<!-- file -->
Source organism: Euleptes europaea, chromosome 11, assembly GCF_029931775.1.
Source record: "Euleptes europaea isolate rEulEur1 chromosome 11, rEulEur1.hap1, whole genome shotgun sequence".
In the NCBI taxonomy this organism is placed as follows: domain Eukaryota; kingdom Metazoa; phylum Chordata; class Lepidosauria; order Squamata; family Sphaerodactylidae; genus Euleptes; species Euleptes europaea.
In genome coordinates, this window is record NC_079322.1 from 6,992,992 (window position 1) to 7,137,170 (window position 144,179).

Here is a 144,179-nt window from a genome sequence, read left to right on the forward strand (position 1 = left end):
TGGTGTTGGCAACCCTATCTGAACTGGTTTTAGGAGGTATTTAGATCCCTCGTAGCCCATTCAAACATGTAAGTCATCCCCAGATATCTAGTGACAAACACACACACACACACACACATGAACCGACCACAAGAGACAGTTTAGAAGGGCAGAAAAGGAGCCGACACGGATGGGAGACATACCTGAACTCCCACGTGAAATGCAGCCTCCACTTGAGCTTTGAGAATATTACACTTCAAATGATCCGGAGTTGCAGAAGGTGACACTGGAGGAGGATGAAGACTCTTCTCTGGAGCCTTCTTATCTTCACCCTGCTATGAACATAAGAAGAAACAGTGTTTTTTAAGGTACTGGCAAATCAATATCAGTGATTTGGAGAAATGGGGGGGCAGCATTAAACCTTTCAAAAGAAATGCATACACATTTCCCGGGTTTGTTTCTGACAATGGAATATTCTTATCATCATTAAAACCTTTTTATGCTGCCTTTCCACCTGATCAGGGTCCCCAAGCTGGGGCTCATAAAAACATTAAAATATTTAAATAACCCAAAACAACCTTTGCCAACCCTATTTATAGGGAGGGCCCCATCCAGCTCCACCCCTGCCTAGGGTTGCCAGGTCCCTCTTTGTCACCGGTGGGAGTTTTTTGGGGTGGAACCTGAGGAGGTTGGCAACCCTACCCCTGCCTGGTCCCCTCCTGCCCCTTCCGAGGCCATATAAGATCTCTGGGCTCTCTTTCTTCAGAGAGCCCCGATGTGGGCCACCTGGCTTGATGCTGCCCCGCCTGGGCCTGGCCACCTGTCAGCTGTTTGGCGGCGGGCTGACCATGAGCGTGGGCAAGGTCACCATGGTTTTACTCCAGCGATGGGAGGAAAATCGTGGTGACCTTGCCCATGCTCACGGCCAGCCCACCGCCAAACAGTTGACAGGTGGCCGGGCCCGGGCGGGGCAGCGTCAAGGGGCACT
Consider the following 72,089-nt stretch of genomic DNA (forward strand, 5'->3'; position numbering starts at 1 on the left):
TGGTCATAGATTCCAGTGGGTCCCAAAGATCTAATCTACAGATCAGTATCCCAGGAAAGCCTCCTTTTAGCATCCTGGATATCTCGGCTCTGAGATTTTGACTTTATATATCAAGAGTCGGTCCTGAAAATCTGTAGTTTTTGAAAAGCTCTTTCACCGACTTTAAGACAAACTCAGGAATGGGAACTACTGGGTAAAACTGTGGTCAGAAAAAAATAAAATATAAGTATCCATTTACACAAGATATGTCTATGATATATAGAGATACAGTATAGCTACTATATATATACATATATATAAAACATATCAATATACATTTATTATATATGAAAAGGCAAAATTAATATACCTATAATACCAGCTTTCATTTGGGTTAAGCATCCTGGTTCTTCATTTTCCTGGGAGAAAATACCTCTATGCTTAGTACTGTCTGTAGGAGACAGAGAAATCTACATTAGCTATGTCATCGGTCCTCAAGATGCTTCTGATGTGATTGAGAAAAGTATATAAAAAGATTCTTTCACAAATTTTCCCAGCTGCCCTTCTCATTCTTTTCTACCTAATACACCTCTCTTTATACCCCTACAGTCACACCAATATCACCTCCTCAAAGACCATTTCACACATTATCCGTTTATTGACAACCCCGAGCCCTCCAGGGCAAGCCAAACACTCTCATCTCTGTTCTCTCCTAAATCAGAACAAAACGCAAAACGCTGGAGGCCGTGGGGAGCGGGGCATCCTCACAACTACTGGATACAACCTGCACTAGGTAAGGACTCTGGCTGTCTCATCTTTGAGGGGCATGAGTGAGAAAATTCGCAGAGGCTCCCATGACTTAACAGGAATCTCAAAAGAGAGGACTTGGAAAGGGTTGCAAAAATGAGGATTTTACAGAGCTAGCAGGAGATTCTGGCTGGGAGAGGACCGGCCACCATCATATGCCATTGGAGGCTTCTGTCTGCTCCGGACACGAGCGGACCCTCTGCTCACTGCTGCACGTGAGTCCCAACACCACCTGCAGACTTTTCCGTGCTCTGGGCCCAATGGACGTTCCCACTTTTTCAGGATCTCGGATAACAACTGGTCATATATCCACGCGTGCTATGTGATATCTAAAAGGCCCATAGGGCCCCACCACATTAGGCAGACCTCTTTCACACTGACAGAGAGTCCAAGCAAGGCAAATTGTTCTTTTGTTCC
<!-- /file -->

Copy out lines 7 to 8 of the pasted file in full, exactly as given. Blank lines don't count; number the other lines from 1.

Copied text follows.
Consider the following 72,089-nt stretch of genomic DNA (forward strand, 5'->3'; position numbering starts at 1 on the left):
TGGTCATAGATTCCAGTGGGTCCCAAAGATCTAATCTACAGATCAGTATCCCAGGAAAGCCTCCTTTTAGCATCCTGGATATCTCGGCTCTGAGATTTTGACTTTATATATCAAGAGTCGGTCCTGAAAATCTGTAGTTTTTGAAAAGCTCTTTCACCGACTTTAAGACAAACTCAGGAATGGGAACTACTGGGTAAAACTGTGGTCAGAAAAAAATAAAATATAAGTATCCATTTACACAAGATATGTCTATGATATATAGAGATACAGTATAGCTACTATATATATACATATATATAAAACATATCAATATACATTTATTATATATGAAAAGGCAAAATTAATATACCTATAATACCAGCTTTCATTTGGGTTAAGCATCCTGGTTCTTCATTTTCCTGGGAGAAAATACCTCTATGCTTAGTACTGTCTGTAGGAGACAGAGAAATCTACATTAGCTATGTCATCGGTCCTCAAGATGCTTCTGATGTGATTGAGAAAAGTATATAAAAAGATTCTTTCACAAATTTTCCCAGCTGCCCTTCTCATTCTTTTCTACCTAATACACCTCTCTTTATACCCCTACAGTCACACCAATATCACCTCCTCAAAGACCATTTCACACATTATCCGTTTATTGACAACCCCGAGCCCTCCAGGGCAAGCCAAACACTCTCATCTCTGTTCTCTCCTAAATCAGAACAAAACGCAAAACGCTGGAGGCCGTGGGGAGCGGGGCATCCTCACAACTACTGGATACAACCTGCACTAGGTAAGGACTCTGGCTGTCTCATCTTTGAGGGGCATGAGTGAGAAAATTCGCAGAGGCTCCCATGACTTAACAGGAATCTCAAAAGAGAGGACTTGGAAAGGGTTGCAAAAATGAGGATTTTACAGAGCTAGCAGGAGATTCTGGCTGGGAGAGGACCGGCCACCATCATATGCCATTGGAGGCTTCTGTCTGCTCCGGACACGAGCGGACCCTCTGCTCACTGCTGCACGTGAGTCCCAACACCACCTGCAGACTTTTCCGTGCTCTGGGCCCAATGGACGTTCCCACTTTTTCAGGATCTCGGATAACAACTGGTCATATATCCACGCGTGCTATGTGATATCTAAAAGGCCCATAGGGCCCCACCACATTAGGCAGACCTCTTTCACACTGACAGAGAGTCCAAGCAAGGCAAATTGTTCTTTTGTTCC